Feeding Of Nomads In Prehistory

The nomads in prehistory ate what they hunted and gathered. They were roaming bands or hordes, usually made up of one family or more. They moved from one place to another without settling anywhere.

They did not know agriculture because they did not settle in a fixed place. They ate what they gathered: wild fruits, young leaves, nuts, roots, cereals, grasses, and bird eggs. They also hunted animals that were in their environment

The diet depended on the geographic location where they were: when they were near the sea or rivers, the diet included fish.

Those who moved through mountain areas needed a diet rich in calories; if they momentarily passed through these areas they would consume milk and meat.
But due to the rapid decomposition of these foods, they could not move them. Later they would learn to preserve them by drying or salting them.

By constantly finding herds grazing, milk became one of the most frequent foods of the nomads. Then they would learn how to transform it into butter and cheese.

Nomad feeding according to the prehistoric period

Miocene

In this period, the diet consisted of the consumption of vegetables, insects and, occasionally, some small animals.

Pliocene

The consumption of meat becomes more frequent, sometimes in the form of carrion, or by hunting an animal.

The main diet is still vegetable.

Paleolithic

The basis of the diet was meat and, later, fish, depending on where the harvest was made.

However, in this period the consumption of vegetables continues to be important in the daily diet.

Neolithic

At this time cereals and dairy products are added to the diet, through cultivation and animal husbandry.

With the appearance of ceramics, the first purees and porridges appear. It is also when man leaves his nomadic condition and forms the first sedentary communities.

Type of feeding of the first men

From the remains found, it is also possible to deduce what the first hominids fed on.

For example, on a skull found in Chad, dating back 7 million years, it is deduced that they ate roots, fruits, nuts and young leaves, given their dental morphology and the thickness of the enamel.

The australopithecines added to the same old diet some rodents, snakes, eggs and insects.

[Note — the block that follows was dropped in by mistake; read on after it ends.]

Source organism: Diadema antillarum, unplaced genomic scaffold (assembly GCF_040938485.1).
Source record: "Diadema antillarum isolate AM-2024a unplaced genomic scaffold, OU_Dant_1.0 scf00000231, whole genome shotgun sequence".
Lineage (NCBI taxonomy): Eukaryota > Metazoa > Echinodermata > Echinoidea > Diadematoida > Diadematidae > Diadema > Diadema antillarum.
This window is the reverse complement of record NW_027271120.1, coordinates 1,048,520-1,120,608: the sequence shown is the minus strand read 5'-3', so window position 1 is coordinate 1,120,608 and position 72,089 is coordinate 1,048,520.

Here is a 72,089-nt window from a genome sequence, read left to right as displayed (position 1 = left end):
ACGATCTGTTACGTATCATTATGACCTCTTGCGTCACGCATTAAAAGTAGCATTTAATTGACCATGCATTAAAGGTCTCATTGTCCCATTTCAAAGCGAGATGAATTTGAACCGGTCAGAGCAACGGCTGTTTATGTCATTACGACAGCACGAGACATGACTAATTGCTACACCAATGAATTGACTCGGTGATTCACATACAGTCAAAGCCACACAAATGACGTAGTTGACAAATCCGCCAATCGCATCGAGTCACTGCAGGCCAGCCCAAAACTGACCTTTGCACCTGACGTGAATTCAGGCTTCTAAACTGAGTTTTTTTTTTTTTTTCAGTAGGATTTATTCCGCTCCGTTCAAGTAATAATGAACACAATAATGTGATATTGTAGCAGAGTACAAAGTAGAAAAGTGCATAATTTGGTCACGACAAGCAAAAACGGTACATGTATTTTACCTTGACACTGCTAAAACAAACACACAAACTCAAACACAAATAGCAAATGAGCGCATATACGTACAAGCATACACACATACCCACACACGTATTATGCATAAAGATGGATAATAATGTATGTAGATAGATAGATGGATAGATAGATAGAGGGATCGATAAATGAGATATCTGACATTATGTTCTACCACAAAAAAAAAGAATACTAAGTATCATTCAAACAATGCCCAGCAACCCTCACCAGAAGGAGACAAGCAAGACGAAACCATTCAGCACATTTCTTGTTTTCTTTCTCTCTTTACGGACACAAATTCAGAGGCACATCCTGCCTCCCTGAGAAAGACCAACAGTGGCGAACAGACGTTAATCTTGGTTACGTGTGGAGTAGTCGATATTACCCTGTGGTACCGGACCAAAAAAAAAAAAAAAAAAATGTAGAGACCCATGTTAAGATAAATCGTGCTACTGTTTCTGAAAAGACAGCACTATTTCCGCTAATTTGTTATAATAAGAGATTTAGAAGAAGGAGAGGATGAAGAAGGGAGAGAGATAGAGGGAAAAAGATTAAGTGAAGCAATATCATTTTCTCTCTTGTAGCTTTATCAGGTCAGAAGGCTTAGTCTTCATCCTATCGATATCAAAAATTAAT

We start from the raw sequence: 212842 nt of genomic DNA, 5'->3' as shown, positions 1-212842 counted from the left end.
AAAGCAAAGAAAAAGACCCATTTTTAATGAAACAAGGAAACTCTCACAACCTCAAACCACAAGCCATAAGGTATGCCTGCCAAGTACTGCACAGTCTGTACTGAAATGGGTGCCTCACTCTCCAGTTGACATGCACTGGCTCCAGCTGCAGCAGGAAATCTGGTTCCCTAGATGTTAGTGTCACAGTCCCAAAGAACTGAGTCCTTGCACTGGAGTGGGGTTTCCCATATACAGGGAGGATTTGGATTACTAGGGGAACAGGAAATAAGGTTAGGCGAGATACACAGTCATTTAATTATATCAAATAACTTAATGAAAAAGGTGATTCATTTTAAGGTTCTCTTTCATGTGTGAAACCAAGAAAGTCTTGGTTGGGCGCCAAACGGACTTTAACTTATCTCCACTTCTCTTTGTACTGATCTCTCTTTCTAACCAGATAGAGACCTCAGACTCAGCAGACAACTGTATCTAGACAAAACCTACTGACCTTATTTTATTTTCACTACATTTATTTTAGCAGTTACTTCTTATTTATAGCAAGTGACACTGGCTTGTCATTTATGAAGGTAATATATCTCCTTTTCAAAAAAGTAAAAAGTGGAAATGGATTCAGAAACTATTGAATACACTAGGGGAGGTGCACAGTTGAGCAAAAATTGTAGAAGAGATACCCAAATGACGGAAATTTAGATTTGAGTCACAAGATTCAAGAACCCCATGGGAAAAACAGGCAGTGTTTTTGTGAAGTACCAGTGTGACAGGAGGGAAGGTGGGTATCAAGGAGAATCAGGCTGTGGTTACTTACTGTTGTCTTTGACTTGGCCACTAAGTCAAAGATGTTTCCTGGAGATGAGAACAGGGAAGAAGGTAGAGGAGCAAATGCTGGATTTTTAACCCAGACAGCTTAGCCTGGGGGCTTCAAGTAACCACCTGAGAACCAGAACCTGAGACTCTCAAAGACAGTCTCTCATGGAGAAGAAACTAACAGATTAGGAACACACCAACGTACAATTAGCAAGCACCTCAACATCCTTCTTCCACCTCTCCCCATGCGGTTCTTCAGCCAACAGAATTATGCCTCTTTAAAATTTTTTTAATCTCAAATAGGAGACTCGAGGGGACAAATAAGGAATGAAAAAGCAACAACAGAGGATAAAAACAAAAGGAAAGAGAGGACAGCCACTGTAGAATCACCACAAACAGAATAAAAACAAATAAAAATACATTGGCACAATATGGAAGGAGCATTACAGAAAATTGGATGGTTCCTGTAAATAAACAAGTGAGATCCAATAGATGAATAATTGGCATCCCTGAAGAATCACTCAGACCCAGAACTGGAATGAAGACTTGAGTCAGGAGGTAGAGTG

The hominids of the paranthropus group based their diet only on vegetables.

The studied teeth of Homo habilis  allow us to deduce that two thirds of its diet was based on plants. The rest of the diet consisted of the intake of some small animals.  

For its part, Homo erectus , thanks to its skills as a hunter, begins to consume meat on a regular basis.

He manufactures tools, both for hunting and for his daily life. Their diet also includes many products of plant origin.

The man of Neanderthal consumed almost exclusively meat. It is also one of the first to consume a fish-based diet, depending on the geographical area in which it lived. 

Finally, Homo sapiens appears , now definitely sedentary. He went from being a gatherer to raising cattle and dedicating himself to agriculture.

References

  1. “What the nomads eat” in What They Eat. Recovered in September 2017 from What They Eat at: quecomen.net
  2. “Food in prehistory” in History of cooking (July 2011). Recovered in September 2017 from La Alcazaba Magazine at: laalcazaba.org
  3. “Nomadic and sedentary peoples” in the Educational Portal. Recovered in September 2017 from the Educational Portal at: portaleducativo.net
  4. “Eating in prehistory” in A Fuego Lento (January 2008). Recovered in September 2017 from A Fuego Lento in: afuegolento.com
  5. “Prehistory: how did the hunters and gatherers of the Palaeolithic age live” in Sobrehistoria. Recovered in September 2017 from Sobrehistoria at: sobrehistoria.com

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